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Meningococcal Meningitis

What is meningococcal meningitis (spinal meningitis, cerebrospinal fever, meningococcemia)?

Meningococcal meningitis is a severe bacterial infection of the meninges (a thin lining covering the brain and spinal cord) caused by the bacteria called Neisseria meningitidis. Meningococcemia is the term for infections involving the bloodstream. The infection can also occur as pneumonia (an infection of the lungs) or in joints, such as the knees.

Who gets meningococcal meningitis?

Anyone can get meningococcal meningitis. Infants < 12 months of age have the highest rates of disease. Clusters of cases and outbreaks do occur but are rare in the United States.

How is meningococcal meningitis spread?

The meningococcus bacteria is spread by direct close contact with nose or throat discharges of an infected person. About eight percent of healthy people carry this particular bacteria in their nose and throat without any signs of illness. Generally, it takes close (for example, coughing or kissing) or lengthy contact to spread these bacteria. Fortunately, they are not as contagious as germs that cause the common cold or the flu. People do not catch the bacteria through casual contact or by breathing air where someone with meningococcal disease has been. Close living quarters, such as in military barracks and dormitories, favor transmission of the organism.

What are the symptoms of meningococcal meningitis?

Although most people exposed to the meningococcus bacteria do not become seriously ill, some may develop fever, headache, vomiting, stiff neck and a rash. Sometimes the disease can be fatal.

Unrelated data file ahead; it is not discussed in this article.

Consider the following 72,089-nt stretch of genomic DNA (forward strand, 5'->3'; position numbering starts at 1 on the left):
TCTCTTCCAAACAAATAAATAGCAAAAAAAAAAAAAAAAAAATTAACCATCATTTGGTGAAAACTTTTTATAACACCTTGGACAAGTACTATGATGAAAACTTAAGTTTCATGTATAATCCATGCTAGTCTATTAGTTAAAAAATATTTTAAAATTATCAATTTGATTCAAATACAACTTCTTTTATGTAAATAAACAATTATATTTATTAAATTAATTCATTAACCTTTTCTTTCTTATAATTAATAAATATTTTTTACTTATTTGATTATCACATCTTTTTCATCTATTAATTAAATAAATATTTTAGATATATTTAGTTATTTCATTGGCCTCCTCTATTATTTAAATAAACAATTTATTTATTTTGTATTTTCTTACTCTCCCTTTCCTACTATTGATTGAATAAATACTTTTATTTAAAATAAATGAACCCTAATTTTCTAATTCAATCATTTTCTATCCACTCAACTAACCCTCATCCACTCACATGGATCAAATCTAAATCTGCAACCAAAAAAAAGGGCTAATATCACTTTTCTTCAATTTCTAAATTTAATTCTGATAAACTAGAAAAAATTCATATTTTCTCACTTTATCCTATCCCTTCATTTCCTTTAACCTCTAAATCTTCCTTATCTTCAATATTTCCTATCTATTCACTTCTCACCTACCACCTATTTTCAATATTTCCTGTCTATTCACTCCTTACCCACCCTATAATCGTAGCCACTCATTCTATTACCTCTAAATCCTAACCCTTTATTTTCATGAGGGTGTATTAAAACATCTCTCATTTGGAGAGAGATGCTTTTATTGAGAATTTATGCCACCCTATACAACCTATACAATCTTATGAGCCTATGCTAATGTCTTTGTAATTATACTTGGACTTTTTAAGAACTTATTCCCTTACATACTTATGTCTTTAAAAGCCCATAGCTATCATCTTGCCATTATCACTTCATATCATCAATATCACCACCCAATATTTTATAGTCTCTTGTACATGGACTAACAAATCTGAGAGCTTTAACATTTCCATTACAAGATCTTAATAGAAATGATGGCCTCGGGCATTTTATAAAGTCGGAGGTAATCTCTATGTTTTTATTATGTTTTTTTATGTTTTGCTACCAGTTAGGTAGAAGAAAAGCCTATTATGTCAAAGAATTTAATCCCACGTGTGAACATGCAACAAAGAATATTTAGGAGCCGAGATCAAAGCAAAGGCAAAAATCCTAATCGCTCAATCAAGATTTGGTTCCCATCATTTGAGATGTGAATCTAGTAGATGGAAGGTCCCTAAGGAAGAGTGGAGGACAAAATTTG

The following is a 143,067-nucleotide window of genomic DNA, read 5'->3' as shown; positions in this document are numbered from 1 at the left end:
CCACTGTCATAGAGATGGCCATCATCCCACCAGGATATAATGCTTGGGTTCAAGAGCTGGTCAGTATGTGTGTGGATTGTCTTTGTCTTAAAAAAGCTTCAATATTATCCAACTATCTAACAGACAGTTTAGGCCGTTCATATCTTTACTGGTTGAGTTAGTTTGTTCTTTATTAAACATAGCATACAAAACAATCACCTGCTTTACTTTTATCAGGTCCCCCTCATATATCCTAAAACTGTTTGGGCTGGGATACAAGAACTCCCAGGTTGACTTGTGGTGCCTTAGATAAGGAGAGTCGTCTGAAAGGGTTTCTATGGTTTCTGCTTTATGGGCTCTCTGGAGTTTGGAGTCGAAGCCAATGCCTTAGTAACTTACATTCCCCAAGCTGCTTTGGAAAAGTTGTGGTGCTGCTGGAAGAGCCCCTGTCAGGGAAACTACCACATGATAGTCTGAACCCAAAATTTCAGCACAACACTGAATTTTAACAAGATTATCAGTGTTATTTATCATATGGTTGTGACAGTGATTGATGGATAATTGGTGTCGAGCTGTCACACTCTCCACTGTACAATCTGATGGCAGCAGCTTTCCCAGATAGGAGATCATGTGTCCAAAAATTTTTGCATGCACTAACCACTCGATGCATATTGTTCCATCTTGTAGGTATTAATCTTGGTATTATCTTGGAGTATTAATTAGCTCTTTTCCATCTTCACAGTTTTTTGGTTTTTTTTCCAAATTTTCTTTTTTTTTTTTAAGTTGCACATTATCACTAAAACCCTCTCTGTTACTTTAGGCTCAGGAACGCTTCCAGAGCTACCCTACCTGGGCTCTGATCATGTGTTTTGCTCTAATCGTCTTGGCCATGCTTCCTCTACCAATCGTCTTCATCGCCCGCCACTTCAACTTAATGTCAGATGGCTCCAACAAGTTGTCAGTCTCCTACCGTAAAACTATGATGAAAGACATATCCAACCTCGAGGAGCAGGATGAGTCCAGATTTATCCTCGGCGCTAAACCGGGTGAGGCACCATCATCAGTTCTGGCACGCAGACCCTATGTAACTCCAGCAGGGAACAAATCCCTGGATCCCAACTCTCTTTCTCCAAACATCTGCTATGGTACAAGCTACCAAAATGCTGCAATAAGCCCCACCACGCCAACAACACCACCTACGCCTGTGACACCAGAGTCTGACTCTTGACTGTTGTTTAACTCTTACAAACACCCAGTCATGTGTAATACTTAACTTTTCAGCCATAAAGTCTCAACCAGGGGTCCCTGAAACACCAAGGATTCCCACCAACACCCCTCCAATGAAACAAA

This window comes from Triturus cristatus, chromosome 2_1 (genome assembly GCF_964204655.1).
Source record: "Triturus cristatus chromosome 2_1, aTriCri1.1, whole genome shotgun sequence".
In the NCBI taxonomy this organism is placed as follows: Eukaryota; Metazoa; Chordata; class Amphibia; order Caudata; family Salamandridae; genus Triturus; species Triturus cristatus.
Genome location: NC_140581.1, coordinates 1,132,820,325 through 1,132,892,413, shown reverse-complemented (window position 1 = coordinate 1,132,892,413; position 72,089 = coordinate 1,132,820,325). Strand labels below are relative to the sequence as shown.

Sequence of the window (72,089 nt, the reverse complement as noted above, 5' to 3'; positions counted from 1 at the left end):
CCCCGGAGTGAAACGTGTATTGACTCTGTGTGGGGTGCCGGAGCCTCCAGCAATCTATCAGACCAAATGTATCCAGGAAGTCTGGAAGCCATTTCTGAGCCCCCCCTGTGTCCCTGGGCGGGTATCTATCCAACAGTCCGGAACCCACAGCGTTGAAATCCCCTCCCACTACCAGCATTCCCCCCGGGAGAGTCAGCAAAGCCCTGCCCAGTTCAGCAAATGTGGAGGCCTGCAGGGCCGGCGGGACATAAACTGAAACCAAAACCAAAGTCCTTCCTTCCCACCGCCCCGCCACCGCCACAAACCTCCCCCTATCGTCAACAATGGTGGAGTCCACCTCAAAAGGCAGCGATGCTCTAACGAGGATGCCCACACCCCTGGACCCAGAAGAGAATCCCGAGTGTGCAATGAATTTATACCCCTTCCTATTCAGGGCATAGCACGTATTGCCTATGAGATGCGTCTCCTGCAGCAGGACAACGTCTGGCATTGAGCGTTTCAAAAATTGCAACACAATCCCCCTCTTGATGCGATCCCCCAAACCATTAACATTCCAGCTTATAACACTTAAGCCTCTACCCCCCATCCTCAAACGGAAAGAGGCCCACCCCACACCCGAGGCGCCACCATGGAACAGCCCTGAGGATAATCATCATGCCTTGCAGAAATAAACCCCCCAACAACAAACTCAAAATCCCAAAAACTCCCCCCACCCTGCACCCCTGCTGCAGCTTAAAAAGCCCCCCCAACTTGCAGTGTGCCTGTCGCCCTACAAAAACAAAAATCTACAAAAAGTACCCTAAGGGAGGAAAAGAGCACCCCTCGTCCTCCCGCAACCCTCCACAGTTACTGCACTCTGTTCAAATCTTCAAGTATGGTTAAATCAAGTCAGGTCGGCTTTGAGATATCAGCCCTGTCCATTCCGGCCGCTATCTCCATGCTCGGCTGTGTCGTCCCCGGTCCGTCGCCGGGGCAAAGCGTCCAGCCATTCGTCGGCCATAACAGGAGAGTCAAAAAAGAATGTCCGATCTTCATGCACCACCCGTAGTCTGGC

How soon after infection do symptoms appear?

The symptoms may occur one to 10 days after exposure, but usually within three to four days.

When and for how long is an infected person able to spread the disease?

An infected person may be contagious from the time he or she is first infected until the germ is no longer present in discharges from the nose and throat.

How is meningococcal meningitis diagnosed?

Meningococcal meningitis is usually diagnosed in an ill person by laboratory identification of the bacteria from either the blood or spinal fluid.

What is the treatment for meningococcal meningitis?

Several antibiotics are very effective in eliminating the bacteria from the nose and throat. Penicillin is still effective against the meningococcal organism and remains the recommended treatment.

Should people who have been in contact with a diagnosed case of meningococcal meningitis receive preventive treatment?

Only people who have been in prolonged close contact (household members, intimate contacts, health care personnel performing mouth-to-mouth resuscitation, day care center playmates, etc.) need to be considered for preventive treatment. Such people are usually advised to obtain a prescription for an antibiotic (either rifampin or ciprofloxacin) from their physician. Casual contact, as might occur in a regular classroom, office, factory or other work setting is not usually sufficient enough to cause concern.

Is there a vaccine to prevent meningococcal meningitis?

There are 2 types of meningococcal vaccines available in the United States:

  • Meningococcal conjugate or MenACWY vaccines (Menactra®, Menveo®, and MenQuadfi®): All 11 to 12 year olds should get a MenACWY vaccine, with a booster dose at 16 years old.
  • Serogroup B meningococcal or MenB vaccines (Bexsero®and Trumenba®): Teens and young adults (16 through 23 years old) also may get a MenB vaccine.

The CDC also recommends meningococcal vaccination for other children and adults who are at increased risk for meningococcal disease.

Is meningococcal vaccine required for school entry or for summer camp?

No. However, a recent change to New York State public health law now requires that colleges, universities, boarding schools, and children's overnight camps inform students or their parents or guardians about meningococcal meningitis (also called meningococcal disease). More information can be obtained from:

The law requires that the following information be provided:

  • A description of meningococcal disease and its transmission,
  • The benefits, risks and effectiveness of immunization, and
  • The availability and estimated cost of immunization (and whether or not the camp itself offers the vaccine).

The law does not require that a person receive meningococcal vaccination.

For more information on meningococcal meningitis, call 311